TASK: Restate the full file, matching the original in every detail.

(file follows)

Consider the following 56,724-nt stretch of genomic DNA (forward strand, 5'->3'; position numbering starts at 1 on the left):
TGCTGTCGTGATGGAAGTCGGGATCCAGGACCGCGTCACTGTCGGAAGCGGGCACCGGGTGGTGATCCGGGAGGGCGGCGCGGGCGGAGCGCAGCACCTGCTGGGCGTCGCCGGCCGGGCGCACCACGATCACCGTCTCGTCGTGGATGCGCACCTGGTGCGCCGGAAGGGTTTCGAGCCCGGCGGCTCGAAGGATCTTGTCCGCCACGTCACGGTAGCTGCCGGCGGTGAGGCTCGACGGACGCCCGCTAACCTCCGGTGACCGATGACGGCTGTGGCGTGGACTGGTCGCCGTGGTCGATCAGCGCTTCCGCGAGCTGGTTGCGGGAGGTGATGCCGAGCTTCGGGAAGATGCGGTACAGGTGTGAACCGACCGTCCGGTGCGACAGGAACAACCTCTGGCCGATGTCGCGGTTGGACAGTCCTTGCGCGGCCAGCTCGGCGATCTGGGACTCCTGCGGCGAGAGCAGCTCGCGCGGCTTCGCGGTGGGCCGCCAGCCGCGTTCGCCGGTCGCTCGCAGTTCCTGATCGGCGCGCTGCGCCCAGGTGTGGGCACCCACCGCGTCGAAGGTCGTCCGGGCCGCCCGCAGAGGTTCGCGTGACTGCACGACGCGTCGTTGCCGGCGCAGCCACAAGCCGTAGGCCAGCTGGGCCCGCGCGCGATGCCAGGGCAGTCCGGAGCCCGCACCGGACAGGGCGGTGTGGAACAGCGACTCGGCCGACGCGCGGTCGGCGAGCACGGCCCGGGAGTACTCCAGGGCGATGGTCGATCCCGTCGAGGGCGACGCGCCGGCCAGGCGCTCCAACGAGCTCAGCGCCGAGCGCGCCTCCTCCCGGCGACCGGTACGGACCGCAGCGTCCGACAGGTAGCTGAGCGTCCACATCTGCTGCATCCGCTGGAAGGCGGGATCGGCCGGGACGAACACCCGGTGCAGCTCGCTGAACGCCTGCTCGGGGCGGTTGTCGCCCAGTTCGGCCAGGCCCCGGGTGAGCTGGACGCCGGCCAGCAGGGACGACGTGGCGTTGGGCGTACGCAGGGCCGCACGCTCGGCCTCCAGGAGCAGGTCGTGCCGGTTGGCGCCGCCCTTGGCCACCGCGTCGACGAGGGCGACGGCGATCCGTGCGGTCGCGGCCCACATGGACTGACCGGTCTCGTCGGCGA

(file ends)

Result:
Consider the following 56,724-nt stretch of genomic DNA (forward strand, 5'->3'; position numbering starts at 1 on the left):
TGCTGTCGTGATGGAAGTCGGGATCCAGGACCGCGTCACTGTCGGAAGCGGGCACCGGGTGGTGATCCGGGAGGGCGGCGCGGGCGGAGCGCAGCACCTGCTGGGCGTCGCCGGCCGGGCGCACCACGATCACCGTCTCGTCGTGGATGCGCACCTGGTGCGCCGGAAGGGTTTCGAGCCCGGCGGCTCGAAGGATCTTGTCCGCCACGTCACGGTAGCTGCCGGCGGTGAGGCTCGACGGACGCCCGCTAACCTCCGGTGACCGATGACGGCTGTGGCGTGGACTGGTCGCCGTGGTCGATCAGCGCTTCCGCGAGCTGGTTGCGGGAGGTGATGCCGAGCTTCGGGAAGATGCGGTACAGGTGTGAACCGACCGTCCGGTGCGACAGGAACAACCTCTGGCCGATGTCGCGGTTGGACAGTCCTTGCGCGGCCAGCTCGGCGATCTGGGACTCCTGCGGCGAGAGCAGCTCGCGCGGCTTCGCGGTGGGCCGCCAGCCGCGTTCGCCGGTCGCTCGCAGTTCCTGATCGGCGCGCTGCGCCCAGGTGTGGGCACCCACCGCGTCGAAGGTCGTCCGGGCCGCCCGCAGAGGTTCGCGTGACTGCACGACGCGTCGTTGCCGGCGCAGCCACAAGCCGTAGGCCAGCTGGGCCCGCGCGCGATGCCAGGGCAGTCCGGAGCCCGCACCGGACAGGGCGGTGTGGAACAGCGACTCGGCCGACGCGCGGTCGGCGAGCACGGCCCGGGAGTACTCCAGGGCGATGGTCGATCCCGTCGAGGGCGACGCGCCGGCCAGGCGCTCCAACGAGCTCAGCGCCGAGCGCGCCTCCTCCCGGCGACCGGTACGGACCGCAGCGTCCGACAGGTAGCTGAGCGTCCACATCTGCTGCATCCGCTGGAAGGCGGGATCGGCCGGGACGAACACCCGGTGCAGCTCGCTGAACGCCTGCTCGGGGCGGTTGTCGCCCAGTTCGGCCAGGCCCCGGGTGAGCTGGACGCCGGCCAGCAGGGACGACGTGGCGTTGGGCGTACGCAGGGCCGCACGCTCGGCCTCCAGGAGCAGGTCGTGCCGGTTGGCGCCGCCCTTGGCCACCGCGTCGACGAGGGCGACGGCGATCCGTGCGGTCGCGGCCCACATGGACTGACCGGTCTCGTCGGCGA